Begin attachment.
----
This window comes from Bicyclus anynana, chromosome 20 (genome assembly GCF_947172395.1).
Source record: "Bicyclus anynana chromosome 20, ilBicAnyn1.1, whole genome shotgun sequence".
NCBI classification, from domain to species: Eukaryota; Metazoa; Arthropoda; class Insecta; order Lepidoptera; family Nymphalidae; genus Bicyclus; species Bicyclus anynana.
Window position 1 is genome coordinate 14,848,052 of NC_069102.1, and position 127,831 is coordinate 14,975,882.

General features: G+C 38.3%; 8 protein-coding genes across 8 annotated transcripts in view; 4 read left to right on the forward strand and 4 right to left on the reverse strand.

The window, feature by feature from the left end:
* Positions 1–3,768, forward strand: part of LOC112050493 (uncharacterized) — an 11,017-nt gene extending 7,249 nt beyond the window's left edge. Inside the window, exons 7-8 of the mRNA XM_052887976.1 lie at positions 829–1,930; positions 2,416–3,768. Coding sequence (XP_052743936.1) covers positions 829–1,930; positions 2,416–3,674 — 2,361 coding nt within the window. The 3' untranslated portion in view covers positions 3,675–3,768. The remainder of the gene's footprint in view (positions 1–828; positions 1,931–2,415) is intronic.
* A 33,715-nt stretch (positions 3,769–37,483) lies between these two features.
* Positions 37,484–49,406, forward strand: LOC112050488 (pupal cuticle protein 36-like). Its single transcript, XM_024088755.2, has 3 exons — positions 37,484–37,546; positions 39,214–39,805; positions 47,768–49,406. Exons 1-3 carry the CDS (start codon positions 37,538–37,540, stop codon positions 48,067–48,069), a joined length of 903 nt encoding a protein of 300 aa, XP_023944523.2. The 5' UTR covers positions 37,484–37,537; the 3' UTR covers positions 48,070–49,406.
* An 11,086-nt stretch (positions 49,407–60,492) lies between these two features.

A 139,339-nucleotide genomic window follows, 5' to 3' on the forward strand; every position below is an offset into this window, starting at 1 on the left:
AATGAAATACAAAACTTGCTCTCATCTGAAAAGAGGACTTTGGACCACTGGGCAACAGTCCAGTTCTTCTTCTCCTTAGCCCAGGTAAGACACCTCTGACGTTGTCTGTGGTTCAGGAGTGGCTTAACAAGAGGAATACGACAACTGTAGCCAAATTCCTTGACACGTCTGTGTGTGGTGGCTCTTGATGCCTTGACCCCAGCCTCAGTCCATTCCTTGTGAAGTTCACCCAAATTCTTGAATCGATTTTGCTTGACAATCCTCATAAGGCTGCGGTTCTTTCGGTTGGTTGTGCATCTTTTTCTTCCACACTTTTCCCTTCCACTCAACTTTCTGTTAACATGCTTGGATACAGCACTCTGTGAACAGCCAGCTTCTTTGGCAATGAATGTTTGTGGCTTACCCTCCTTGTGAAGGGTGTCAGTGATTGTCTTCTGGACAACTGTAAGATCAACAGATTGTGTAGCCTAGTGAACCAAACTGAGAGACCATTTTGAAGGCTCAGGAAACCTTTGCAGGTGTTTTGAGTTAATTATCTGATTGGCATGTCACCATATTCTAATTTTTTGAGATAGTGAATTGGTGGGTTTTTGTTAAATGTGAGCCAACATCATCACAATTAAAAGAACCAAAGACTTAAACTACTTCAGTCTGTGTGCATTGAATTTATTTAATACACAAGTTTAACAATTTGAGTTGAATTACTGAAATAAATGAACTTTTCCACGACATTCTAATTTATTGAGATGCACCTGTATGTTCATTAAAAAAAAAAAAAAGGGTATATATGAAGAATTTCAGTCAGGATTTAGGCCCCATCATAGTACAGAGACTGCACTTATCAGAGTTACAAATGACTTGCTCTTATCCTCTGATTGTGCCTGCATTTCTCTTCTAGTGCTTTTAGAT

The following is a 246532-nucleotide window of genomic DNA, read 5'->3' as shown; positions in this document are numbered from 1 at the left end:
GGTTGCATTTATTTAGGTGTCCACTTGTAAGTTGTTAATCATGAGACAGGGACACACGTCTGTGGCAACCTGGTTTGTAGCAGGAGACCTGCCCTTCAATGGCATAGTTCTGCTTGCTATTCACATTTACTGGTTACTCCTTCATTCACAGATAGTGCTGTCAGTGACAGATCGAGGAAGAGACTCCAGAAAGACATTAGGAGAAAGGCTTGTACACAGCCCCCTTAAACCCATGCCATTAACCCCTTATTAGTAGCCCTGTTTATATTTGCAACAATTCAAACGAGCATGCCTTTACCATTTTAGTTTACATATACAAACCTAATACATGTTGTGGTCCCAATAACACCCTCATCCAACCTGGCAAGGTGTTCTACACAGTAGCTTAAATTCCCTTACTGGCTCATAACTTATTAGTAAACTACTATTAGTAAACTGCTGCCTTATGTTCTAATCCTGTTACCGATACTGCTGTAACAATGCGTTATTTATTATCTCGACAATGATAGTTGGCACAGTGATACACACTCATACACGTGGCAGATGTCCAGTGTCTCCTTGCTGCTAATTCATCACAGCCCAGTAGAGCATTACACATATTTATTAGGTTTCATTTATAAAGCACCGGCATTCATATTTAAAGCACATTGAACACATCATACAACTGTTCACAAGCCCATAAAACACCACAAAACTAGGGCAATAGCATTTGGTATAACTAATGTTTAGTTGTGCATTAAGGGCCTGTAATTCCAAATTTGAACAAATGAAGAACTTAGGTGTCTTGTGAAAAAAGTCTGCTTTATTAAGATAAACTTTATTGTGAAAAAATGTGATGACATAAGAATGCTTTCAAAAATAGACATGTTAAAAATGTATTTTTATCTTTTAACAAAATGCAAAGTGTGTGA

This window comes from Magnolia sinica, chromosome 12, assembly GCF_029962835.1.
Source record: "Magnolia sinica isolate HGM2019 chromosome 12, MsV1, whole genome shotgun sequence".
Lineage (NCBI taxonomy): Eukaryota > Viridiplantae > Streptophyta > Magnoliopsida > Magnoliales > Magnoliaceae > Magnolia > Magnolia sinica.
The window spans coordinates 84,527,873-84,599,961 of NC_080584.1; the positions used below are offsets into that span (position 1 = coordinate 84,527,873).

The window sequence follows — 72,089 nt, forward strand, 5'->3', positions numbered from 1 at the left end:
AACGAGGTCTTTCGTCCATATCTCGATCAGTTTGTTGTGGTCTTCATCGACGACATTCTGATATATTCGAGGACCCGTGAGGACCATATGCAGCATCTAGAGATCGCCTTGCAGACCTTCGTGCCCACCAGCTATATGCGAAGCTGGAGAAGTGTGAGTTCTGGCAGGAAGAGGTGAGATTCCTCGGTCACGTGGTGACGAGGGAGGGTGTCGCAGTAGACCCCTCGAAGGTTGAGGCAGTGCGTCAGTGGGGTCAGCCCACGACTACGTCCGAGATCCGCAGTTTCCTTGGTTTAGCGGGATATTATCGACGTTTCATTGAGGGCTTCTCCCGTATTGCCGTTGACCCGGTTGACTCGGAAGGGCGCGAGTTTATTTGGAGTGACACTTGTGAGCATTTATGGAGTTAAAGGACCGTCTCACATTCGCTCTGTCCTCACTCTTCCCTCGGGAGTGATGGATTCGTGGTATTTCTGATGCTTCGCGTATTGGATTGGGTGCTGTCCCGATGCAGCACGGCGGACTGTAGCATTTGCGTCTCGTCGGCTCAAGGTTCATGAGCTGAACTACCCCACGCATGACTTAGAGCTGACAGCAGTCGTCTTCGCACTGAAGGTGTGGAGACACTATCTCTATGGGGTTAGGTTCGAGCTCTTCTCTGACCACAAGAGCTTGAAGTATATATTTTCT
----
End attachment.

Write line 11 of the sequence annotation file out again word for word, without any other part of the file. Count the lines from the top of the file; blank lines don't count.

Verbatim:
A 139,339-nucleotide genomic window follows, 5' to 3' on the forward strand; every position below is an offset into this window, starting at 1 on the left: